The Superintendent of the Monrovia Consolidated School System, Benjamin A. Jacobs, has indicated that many children are going to school hungry. He alerted that school going children are appearing in classrooms without eating at home, which he said is causing serious problems, particularly the difficulty of keeping the unfed students focused on learning.
“No one can learn on an empty stomach, especially the little ones,” said Supt. Jacobs, as he advocated for establishing a school feeding program for Liberian students. He recommended that a school feeding program is necessary if students are expected to stay in school, adding, “We can’t have kids going to school without eating something during the morning hours.”
Addressing reporters at the Ministry of Information’s regular press briefing in Monrovia yesterday, Supt. Jacobs said the school feeding program will help boost the learning process for the children to be better prepared for the future.
“We really need such a program for our children because many of them will come to school in the morning hungry and weak, and cannot respond to their teachers’ questions. Many of them will not ask questions or will boycott school,” he warned.
On related issues, the MCSS Superintendent confirmed that “the three shifts school day – morning, evening and night -have been very helpful in reducing overcrowding in the classrooms as well as separating older late starters from among the children, which sometimes make it difficult for the younger ones to learn.”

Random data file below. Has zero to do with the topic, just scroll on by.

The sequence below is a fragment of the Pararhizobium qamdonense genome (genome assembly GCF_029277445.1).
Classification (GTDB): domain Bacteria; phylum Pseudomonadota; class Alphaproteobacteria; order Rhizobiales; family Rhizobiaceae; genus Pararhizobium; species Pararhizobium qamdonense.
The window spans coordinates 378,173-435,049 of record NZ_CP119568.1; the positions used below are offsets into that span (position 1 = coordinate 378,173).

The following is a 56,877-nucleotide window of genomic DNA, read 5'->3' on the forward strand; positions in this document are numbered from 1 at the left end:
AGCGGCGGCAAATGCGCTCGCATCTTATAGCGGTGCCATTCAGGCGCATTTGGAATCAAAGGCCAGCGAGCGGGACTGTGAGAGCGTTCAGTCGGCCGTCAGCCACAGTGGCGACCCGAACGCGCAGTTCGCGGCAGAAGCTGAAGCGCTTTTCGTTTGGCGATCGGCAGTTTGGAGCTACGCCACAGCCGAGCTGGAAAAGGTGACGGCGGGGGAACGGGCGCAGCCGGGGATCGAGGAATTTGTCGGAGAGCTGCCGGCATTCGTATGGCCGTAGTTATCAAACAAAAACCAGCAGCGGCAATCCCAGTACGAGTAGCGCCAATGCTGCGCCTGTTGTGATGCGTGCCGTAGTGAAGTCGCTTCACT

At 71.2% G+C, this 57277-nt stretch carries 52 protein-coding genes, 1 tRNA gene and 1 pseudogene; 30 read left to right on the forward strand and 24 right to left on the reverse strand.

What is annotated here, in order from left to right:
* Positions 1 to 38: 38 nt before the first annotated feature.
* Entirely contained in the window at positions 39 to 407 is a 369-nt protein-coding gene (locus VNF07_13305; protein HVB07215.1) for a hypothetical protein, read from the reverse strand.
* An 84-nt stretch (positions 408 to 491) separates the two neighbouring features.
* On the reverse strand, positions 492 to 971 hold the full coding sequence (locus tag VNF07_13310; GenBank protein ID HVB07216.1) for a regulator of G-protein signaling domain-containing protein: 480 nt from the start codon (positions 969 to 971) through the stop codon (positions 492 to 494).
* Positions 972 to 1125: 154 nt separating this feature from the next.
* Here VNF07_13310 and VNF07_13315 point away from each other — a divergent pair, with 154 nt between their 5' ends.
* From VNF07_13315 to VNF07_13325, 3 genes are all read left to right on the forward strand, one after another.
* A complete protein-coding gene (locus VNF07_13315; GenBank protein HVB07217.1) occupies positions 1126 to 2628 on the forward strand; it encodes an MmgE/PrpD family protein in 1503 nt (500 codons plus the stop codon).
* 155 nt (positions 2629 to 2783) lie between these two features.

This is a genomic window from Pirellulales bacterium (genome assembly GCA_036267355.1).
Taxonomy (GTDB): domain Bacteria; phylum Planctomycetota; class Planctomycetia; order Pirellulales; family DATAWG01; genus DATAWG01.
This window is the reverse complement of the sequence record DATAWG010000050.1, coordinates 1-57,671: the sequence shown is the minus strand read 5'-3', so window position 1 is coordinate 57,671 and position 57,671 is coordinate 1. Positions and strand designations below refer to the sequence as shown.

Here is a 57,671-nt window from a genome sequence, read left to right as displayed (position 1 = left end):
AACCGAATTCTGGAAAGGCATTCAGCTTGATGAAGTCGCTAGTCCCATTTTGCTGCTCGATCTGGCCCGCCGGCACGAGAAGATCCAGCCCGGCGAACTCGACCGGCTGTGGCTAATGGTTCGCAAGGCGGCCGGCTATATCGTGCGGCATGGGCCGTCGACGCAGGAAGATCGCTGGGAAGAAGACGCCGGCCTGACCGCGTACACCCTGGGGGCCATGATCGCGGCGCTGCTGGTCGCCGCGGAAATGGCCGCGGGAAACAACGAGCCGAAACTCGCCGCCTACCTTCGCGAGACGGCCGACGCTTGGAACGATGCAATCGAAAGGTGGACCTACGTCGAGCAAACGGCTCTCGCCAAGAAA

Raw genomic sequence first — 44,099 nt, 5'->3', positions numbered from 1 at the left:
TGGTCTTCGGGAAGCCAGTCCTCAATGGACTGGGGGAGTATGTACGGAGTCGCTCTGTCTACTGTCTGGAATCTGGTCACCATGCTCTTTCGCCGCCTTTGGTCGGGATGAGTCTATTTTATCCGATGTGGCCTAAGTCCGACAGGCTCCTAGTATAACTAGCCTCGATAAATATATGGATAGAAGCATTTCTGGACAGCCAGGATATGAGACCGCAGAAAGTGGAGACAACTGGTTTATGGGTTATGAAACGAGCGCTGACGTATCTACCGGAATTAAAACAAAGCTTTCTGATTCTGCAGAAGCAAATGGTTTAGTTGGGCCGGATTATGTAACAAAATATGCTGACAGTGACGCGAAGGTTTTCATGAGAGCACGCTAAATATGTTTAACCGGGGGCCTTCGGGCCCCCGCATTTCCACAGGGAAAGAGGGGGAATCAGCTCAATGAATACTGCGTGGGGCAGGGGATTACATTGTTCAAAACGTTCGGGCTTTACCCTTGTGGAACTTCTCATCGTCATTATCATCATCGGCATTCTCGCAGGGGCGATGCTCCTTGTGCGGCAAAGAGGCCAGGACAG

“We have also made some gains in training our teachers, cleaning the pay roll, and revamping some of our schools in order to improve learning conditions for the students,” said Jacobs.
Supt. Jacobs, however, told reporters at the briefing that residents living around some MCSS school facilities are causing serious sanitation problems for the schools.
He reported that residents without toilet facilities throw plastic bags of feces and used sanitary items into the campuses, which he described as a “complete embarrassment to students and administrators.”
On the issue of erosion affecting D. Tweh High School, Supt. Jacobs said the MCSS does not have the financial capacity to handle the matter, only government.